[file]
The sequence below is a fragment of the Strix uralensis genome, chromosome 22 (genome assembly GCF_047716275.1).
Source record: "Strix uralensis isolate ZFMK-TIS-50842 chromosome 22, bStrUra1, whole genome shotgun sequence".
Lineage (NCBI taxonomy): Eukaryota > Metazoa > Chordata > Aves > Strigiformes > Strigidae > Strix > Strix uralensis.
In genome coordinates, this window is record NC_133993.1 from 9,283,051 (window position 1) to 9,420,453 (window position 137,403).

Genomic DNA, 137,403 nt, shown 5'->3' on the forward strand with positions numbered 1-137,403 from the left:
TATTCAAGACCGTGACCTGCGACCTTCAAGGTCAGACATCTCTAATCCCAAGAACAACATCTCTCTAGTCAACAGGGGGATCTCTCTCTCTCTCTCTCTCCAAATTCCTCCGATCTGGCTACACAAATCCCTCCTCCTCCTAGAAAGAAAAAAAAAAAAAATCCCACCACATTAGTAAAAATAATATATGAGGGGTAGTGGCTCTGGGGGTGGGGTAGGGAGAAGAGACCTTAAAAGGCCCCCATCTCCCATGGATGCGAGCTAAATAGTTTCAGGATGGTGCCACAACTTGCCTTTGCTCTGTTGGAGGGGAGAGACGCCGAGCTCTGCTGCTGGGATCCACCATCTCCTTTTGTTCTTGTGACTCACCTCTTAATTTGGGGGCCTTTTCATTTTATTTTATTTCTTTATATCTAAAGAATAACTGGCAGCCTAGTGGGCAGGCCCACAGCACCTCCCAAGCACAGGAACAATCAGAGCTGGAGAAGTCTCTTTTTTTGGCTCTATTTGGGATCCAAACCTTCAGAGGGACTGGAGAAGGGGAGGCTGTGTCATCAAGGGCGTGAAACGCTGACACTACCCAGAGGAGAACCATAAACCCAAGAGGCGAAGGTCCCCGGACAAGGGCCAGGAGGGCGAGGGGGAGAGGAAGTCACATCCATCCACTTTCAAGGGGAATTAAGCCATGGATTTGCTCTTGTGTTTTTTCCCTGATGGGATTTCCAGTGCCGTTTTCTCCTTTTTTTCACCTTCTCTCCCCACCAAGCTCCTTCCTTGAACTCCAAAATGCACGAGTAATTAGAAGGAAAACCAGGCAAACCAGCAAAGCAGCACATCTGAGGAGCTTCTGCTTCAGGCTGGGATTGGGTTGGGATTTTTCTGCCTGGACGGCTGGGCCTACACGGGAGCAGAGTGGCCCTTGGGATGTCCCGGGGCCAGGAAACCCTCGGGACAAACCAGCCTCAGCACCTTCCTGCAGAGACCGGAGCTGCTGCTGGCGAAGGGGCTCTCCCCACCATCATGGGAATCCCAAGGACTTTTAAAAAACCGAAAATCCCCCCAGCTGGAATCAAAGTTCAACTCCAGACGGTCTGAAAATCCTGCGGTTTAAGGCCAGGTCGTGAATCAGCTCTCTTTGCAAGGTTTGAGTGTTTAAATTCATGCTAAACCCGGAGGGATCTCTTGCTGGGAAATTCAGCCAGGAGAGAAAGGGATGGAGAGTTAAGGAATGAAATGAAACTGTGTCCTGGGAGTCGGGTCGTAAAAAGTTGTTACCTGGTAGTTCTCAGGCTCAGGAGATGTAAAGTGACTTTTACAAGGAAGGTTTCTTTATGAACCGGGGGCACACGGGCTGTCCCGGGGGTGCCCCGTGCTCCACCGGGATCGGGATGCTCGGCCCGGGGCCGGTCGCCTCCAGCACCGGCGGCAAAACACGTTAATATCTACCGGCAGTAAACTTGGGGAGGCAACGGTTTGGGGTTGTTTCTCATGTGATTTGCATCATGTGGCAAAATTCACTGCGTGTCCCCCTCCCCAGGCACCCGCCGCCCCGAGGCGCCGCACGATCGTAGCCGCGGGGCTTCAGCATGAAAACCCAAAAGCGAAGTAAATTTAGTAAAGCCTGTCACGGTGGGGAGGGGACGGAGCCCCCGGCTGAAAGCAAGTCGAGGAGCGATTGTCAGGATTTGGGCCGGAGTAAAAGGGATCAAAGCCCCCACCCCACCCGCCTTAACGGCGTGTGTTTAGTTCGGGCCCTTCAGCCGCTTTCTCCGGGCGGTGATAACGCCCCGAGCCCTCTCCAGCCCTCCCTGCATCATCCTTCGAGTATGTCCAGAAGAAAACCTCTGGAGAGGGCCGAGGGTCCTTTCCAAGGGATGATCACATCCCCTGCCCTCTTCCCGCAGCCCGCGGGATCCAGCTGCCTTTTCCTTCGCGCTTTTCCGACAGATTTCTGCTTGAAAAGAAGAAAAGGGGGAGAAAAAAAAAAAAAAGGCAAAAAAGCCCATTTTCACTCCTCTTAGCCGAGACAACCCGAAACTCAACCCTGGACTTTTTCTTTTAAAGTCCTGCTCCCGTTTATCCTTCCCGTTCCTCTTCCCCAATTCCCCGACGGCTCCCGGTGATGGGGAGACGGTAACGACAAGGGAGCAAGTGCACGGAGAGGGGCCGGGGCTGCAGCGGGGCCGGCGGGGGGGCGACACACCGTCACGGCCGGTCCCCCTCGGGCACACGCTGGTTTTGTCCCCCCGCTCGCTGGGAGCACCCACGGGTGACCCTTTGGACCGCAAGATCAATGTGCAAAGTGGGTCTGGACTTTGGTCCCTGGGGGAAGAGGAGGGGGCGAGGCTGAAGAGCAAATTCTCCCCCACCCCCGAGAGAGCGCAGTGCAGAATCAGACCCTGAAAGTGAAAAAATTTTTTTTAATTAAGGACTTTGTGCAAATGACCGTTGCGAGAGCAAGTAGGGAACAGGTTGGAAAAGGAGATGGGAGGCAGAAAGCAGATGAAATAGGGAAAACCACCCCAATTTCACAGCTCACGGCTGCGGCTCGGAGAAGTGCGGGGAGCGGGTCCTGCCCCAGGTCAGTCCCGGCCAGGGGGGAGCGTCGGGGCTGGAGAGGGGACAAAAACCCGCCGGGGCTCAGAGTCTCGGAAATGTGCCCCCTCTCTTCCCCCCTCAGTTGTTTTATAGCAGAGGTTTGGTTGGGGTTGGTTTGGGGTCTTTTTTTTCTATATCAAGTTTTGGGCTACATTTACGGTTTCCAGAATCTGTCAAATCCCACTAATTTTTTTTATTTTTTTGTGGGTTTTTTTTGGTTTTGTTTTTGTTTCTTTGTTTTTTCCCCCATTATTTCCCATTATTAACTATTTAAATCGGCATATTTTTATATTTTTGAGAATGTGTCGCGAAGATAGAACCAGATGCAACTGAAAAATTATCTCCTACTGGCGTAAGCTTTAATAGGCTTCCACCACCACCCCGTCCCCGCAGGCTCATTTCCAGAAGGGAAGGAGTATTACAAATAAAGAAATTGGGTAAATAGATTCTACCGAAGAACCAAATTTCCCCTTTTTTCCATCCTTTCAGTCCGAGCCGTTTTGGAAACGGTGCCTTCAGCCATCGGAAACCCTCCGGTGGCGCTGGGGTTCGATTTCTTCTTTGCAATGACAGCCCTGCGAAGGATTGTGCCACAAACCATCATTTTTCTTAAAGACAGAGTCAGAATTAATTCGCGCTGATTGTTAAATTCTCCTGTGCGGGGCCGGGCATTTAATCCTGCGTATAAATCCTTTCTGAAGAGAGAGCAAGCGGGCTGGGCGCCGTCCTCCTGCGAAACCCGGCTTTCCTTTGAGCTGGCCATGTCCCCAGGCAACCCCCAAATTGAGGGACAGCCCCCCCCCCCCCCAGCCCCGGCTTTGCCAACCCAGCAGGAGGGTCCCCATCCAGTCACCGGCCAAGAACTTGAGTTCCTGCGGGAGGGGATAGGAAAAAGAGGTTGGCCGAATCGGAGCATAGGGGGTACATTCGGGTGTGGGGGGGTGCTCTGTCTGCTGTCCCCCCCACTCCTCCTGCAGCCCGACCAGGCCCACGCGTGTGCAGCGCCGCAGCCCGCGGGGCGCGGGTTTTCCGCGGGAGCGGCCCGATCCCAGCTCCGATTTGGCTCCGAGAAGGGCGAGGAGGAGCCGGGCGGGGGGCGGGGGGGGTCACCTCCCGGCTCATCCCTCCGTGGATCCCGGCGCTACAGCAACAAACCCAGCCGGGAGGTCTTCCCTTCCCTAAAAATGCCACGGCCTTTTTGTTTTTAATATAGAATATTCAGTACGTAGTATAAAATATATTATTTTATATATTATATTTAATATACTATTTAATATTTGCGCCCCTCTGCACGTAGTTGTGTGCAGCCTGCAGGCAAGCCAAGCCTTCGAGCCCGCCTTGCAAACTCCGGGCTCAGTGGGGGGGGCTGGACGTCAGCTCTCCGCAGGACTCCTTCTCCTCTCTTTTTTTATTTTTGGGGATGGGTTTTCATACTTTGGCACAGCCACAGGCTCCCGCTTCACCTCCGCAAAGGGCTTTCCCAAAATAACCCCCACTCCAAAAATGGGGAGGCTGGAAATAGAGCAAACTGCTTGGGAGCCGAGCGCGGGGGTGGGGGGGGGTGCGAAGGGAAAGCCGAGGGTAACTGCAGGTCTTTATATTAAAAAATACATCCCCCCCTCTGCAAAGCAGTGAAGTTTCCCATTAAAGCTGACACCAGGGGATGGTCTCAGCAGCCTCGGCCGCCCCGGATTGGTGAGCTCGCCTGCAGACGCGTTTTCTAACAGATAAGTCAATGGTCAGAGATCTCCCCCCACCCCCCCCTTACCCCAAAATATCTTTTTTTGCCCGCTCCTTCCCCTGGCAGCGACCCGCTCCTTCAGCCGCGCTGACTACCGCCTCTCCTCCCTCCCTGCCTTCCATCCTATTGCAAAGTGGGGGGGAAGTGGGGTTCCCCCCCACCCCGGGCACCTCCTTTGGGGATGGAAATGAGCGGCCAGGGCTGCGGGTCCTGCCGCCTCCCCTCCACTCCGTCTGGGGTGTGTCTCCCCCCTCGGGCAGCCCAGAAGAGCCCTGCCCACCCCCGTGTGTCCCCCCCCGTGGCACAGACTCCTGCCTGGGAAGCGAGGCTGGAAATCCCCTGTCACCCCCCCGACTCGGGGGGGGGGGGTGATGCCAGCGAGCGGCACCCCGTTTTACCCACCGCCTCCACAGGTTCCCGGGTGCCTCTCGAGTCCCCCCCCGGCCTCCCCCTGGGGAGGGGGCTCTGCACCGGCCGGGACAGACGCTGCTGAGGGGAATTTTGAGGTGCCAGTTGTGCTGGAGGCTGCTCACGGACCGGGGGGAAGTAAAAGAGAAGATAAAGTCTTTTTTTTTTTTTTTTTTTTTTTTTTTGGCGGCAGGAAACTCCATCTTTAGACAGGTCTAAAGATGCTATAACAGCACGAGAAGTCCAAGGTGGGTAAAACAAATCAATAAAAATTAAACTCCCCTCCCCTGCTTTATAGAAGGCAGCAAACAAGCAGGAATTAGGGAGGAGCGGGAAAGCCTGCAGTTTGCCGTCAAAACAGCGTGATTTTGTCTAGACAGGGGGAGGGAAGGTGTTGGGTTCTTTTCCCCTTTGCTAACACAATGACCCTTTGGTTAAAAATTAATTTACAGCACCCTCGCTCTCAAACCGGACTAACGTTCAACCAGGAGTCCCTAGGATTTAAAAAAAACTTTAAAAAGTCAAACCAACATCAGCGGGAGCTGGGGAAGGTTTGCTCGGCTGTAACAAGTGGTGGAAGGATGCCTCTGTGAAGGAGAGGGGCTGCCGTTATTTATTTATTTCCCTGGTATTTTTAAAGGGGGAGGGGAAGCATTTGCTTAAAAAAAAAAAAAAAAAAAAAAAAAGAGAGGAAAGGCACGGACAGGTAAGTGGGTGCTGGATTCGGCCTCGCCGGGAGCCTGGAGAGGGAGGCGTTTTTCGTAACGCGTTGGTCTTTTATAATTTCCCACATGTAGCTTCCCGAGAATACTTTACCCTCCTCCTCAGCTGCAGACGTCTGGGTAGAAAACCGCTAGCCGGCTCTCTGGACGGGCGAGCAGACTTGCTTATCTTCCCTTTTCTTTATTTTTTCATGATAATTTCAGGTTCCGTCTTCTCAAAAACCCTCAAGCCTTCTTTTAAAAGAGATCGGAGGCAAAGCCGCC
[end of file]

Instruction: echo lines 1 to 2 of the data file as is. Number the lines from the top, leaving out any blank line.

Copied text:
The sequence below is a fragment of the Strix uralensis genome, chromosome 22 (genome assembly GCF_047716275.1).
Source record: "Strix uralensis isolate ZFMK-TIS-50842 chromosome 22, bStrUra1, whole genome shotgun sequence".